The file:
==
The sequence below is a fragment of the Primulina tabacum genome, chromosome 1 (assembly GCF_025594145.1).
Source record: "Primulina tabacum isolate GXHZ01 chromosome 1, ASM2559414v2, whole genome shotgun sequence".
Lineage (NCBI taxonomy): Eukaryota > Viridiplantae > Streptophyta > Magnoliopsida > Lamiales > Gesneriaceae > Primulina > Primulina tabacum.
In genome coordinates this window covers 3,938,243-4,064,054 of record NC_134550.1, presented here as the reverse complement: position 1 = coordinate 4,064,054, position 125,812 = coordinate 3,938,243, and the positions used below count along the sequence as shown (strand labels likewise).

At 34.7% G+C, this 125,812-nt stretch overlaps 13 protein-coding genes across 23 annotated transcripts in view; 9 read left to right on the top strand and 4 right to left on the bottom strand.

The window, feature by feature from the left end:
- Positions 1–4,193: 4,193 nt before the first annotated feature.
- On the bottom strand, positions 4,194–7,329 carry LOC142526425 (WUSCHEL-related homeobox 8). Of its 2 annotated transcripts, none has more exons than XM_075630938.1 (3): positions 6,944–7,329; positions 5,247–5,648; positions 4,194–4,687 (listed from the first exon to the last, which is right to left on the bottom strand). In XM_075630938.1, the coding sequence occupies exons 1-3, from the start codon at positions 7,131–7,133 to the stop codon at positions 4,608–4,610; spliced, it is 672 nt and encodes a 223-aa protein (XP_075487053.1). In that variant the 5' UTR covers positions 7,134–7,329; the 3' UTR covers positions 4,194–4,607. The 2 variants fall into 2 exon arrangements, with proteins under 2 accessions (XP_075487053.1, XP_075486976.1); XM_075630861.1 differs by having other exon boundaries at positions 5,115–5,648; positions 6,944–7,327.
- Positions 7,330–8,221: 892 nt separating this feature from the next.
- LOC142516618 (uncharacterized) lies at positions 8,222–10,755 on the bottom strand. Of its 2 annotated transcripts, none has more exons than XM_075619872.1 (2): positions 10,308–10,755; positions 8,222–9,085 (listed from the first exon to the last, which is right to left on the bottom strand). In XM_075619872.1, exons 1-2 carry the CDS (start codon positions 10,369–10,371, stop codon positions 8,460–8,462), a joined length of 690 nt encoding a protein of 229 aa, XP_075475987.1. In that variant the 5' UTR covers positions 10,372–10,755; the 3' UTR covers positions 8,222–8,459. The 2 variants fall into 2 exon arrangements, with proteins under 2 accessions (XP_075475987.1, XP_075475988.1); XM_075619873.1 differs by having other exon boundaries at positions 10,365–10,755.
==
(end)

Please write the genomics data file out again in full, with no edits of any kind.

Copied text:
The sequence below is a fragment of the Primulina tabacum genome, chromosome 1 (assembly GCF_025594145.1).
Source record: "Primulina tabacum isolate GXHZ01 chromosome 1, ASM2559414v2, whole genome shotgun sequence".
Lineage (NCBI taxonomy): Eukaryota > Viridiplantae > Streptophyta > Magnoliopsida > Lamiales > Gesneriaceae > Primulina > Primulina tabacum.
In genome coordinates this window covers 3,938,243-4,064,054 of record NC_134550.1, presented here as the reverse complement: position 1 = coordinate 4,064,054, position 125,812 = coordinate 3,938,243, and the positions used below count along the sequence as shown (strand labels likewise).

At 34.7% G+C, this 125,812-nt stretch overlaps 13 protein-coding genes across 23 annotated transcripts in view; 9 read left to right on the top strand and 4 right to left on the bottom strand.

The window, feature by feature from the left end:
- Positions 1–4,193: 4,193 nt before the first annotated feature.
- On the bottom strand, positions 4,194–7,329 carry LOC142526425 (WUSCHEL-related homeobox 8). Of its 2 annotated transcripts, none has more exons than XM_075630938.1 (3): positions 6,944–7,329; positions 5,247–5,648; positions 4,194–4,687 (listed from the first exon to the last, which is right to left on the bottom strand). In XM_075630938.1, the coding sequence occupies exons 1-3, from the start codon at positions 7,131–7,133 to the stop codon at positions 4,608–4,610; spliced, it is 672 nt and encodes a 223-aa protein (XP_075487053.1). In that variant the 5' UTR covers positions 7,134–7,329; the 3' UTR covers positions 4,194–4,607. The 2 variants fall into 2 exon arrangements, with proteins under 2 accessions (XP_075487053.1, XP_075486976.1); XM_075630861.1 differs by having other exon boundaries at positions 5,115–5,648; positions 6,944–7,327.
- Positions 7,330–8,221: 892 nt separating this feature from the next.
- LOC142516618 (uncharacterized) lies at positions 8,222–10,755 on the bottom strand. Of its 2 annotated transcripts, none has more exons than XM_075619872.1 (2): positions 10,308–10,755; positions 8,222–9,085 (listed from the first exon to the last, which is right to left on the bottom strand). In XM_075619872.1, exons 1-2 carry the CDS (start codon positions 10,369–10,371, stop codon positions 8,460–8,462), a joined length of 690 nt encoding a protein of 229 aa, XP_075475987.1. In that variant the 5' UTR covers positions 10,372–10,755; the 3' UTR covers positions 8,222–8,459. The 2 variants fall into 2 exon arrangements, with proteins under 2 accessions (XP_075475987.1, XP_075475988.1); XM_075619873.1 differs by having other exon boundaries at positions 10,365–10,755.